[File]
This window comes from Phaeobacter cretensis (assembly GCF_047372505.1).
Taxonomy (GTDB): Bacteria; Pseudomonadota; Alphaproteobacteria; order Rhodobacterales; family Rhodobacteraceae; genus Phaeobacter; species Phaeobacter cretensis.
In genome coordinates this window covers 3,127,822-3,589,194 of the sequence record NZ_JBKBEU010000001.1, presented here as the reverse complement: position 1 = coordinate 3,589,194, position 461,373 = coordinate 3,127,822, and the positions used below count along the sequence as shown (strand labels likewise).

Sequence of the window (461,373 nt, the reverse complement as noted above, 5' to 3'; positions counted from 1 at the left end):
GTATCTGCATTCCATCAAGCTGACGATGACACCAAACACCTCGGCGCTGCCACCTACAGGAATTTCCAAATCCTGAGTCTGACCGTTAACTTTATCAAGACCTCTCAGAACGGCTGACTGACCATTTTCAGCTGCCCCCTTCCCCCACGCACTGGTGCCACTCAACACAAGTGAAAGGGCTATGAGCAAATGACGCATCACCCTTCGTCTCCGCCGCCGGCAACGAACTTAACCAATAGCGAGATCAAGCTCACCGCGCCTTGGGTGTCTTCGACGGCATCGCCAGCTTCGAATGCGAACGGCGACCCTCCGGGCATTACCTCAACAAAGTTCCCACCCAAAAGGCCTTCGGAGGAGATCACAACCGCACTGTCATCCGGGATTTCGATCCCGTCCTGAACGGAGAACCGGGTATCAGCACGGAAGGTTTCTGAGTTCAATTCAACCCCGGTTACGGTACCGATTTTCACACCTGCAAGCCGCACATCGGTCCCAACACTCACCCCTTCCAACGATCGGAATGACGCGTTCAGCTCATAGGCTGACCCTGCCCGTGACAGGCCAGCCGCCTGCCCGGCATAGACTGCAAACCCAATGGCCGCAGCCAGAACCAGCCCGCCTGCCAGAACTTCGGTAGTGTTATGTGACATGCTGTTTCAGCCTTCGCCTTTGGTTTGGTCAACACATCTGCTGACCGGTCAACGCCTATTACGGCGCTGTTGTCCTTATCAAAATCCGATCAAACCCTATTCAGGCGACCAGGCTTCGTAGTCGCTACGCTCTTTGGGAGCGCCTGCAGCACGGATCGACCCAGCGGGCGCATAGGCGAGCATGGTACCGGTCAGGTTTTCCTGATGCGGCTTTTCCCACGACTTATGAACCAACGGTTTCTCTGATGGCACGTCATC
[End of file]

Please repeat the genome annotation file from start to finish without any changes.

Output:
This window comes from Phaeobacter cretensis (assembly GCF_047372505.1).
Taxonomy (GTDB): Bacteria; Pseudomonadota; Alphaproteobacteria; order Rhodobacterales; family Rhodobacteraceae; genus Phaeobacter; species Phaeobacter cretensis.
In genome coordinates this window covers 3,127,822-3,589,194 of the sequence record NZ_JBKBEU010000001.1, presented here as the reverse complement: position 1 = coordinate 3,589,194, position 461,373 = coordinate 3,127,822, and the positions used below count along the sequence as shown (strand labels likewise).

Sequence of the window (461,373 nt, the reverse complement as noted above, 5' to 3'; positions counted from 1 at the left end):
GTATCTGCATTCCATCAAGCTGACGATGACACCAAACACCTCGGCGCTGCCACCTACAGGAATTTCCAAATCCTGAGTCTGACCGTTAACTTTATCAAGACCTCTCAGAACGGCTGACTGACCATTTTCAGCTGCCCCCTTCCCCCACGCACTGGTGCCACTCAACACAAGTGAAAGGGCTATGAGCAAATGACGCATCACCCTTCGTCTCCGCCGCCGGCAACGAACTTAACCAATAGCGAGATCAAGCTCACCGCGCCTTGGGTGTCTTCGACGGCATCGCCAGCTTCGAATGCGAACGGCGACCCTCCGGGCATTACCTCAACAAAGTTCCCACCCAAAAGGCCTTCGGAGGAGATCACAACCGCACTGTCATCCGGGATTTCGATCCCGTCCTGAACGGAGAACCGGGTATCAGCACGGAAGGTTTCTGAGTTCAATTCAACCCCGGTTACGGTACCGATTTTCACACCTGCAAGCCGCACATCGGTCCCAACACTCACCCCTTCCAACGATCGGAATGACGCGTTCAGCTCATAGGCTGACCCTGCCCGTGACAGGCCAGCCGCCTGCCCGGCATAGACTGCAAACCCAATGGCCGCAGCCAGAACCAGCCCGCCTGCCAGAACTTCGGTAGTGTTATGTGACATGCTGTTTCAGCCTTCGCCTTTGGTTTGGTCAACACATCTGCTGACCGGTCAACGCCTATTACGGCGCTGTTGTCCTTATCAAAATCCGATCAAACCCTATTCAGGCGACCAGGCTTCGTAGTCGCTACGCTCTTTGGGAGCGCCTGCAGCACGGATCGACCCAGCGGGCGCATAGGCGAGCATGGTACCGGTCAGGTTTTCCTGATGCGGCTTTTCCCACGACTTATGAACCAACGGTTTCTCTGATGGCACGTCATC